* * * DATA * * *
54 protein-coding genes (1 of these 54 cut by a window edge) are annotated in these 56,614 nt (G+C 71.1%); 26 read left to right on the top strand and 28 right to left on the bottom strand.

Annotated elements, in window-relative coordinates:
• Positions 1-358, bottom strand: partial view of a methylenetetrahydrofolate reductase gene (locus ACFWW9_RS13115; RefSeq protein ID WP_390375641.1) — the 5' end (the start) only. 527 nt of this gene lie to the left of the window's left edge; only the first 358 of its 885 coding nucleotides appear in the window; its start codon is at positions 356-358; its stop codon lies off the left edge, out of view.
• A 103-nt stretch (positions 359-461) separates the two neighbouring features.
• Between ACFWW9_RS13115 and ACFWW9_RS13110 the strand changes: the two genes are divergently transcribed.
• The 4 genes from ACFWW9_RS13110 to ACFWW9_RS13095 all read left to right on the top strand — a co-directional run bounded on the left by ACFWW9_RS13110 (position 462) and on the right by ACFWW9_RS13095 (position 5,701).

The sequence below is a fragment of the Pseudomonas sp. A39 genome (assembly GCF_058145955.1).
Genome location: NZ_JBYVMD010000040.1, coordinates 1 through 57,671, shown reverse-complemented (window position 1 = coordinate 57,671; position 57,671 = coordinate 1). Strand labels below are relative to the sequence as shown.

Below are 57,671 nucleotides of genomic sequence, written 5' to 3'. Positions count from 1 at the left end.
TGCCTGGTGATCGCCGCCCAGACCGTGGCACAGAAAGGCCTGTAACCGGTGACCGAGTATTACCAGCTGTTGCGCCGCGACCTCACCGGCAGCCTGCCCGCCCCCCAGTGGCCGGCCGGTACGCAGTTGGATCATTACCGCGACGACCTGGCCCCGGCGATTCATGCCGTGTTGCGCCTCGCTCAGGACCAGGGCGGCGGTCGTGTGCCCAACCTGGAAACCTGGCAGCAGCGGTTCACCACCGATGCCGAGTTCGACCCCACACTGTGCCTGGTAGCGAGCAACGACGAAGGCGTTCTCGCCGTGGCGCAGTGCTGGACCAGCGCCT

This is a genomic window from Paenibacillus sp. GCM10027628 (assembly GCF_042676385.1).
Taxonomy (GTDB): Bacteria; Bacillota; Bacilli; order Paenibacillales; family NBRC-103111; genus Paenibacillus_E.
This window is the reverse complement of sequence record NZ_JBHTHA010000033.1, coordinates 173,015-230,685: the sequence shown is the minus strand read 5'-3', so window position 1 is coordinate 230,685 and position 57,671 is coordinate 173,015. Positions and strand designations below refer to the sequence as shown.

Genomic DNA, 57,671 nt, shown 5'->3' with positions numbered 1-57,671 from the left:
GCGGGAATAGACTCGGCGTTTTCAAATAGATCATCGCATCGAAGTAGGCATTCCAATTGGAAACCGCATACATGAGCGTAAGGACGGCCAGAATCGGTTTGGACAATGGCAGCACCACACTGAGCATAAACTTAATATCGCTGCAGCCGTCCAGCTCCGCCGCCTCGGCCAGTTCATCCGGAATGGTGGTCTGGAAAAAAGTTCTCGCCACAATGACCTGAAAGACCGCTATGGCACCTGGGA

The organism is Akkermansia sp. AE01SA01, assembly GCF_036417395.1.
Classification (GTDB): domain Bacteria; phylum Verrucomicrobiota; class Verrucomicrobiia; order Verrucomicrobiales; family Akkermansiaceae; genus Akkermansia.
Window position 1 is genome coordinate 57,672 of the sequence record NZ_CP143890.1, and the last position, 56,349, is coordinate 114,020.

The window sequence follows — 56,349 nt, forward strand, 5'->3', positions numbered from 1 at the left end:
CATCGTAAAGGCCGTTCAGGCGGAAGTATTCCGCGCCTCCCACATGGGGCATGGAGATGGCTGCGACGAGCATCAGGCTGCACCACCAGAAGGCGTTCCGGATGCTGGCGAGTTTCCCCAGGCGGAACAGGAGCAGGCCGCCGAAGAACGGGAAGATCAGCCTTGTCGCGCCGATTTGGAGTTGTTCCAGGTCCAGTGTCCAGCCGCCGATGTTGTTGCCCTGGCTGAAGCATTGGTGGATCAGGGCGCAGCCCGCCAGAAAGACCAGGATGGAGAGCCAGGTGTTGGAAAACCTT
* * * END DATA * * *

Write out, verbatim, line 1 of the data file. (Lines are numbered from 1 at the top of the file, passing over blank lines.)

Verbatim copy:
54 protein-coding genes (1 of these 54 cut by a window edge) are annotated in these 56,614 nt (G+C 71.1%); 26 read left to right on the top strand and 28 right to left on the bottom strand.